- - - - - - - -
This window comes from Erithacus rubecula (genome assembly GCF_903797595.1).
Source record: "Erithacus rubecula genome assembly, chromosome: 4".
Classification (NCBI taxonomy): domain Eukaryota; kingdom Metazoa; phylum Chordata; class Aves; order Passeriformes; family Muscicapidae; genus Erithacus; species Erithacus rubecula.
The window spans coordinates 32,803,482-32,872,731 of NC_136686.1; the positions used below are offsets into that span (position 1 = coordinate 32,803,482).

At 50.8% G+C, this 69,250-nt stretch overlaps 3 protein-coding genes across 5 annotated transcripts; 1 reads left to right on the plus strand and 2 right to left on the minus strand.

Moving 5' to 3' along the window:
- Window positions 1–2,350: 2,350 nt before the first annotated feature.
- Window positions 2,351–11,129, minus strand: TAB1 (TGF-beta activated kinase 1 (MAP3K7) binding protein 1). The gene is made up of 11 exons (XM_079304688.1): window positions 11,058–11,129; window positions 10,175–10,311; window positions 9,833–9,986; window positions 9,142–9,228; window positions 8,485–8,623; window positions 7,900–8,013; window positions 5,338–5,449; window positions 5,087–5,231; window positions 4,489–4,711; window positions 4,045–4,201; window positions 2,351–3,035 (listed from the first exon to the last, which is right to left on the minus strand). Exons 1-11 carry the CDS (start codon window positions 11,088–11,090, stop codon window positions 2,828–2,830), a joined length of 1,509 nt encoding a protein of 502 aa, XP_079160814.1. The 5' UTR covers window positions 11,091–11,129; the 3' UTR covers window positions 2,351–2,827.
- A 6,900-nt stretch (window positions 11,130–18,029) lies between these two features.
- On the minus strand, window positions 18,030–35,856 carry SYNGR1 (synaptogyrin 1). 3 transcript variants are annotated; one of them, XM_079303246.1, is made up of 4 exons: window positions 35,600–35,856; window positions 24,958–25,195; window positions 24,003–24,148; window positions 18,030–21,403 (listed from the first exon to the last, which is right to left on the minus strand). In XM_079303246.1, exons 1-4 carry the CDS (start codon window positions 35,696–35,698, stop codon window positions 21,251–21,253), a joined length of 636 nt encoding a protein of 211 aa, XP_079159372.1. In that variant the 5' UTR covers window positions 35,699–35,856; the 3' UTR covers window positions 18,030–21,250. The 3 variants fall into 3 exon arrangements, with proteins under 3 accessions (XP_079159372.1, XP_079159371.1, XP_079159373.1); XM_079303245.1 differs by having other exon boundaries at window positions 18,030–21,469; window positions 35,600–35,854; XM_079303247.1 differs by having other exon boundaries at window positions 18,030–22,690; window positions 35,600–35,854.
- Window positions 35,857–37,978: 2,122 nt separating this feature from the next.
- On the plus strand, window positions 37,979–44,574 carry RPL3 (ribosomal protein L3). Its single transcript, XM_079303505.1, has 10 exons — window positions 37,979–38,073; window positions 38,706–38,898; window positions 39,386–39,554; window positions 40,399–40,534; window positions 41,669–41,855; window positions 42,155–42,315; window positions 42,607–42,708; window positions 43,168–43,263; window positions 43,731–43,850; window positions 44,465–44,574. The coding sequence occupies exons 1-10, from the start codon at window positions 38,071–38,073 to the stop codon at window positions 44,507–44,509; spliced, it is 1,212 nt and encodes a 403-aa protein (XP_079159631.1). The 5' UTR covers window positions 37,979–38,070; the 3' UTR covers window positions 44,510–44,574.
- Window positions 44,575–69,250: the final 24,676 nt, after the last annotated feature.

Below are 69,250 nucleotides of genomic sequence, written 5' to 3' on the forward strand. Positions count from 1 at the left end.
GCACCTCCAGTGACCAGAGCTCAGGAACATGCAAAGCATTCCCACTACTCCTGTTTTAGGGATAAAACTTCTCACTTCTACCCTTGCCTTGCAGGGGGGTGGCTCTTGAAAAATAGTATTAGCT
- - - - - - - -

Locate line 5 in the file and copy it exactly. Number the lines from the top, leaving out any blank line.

At 50.8% G+C, this 69,250-nt stretch overlaps 3 protein-coding genes across 5 annotated transcripts; 1 reads left to right on the plus strand and 2 right to left on the minus strand.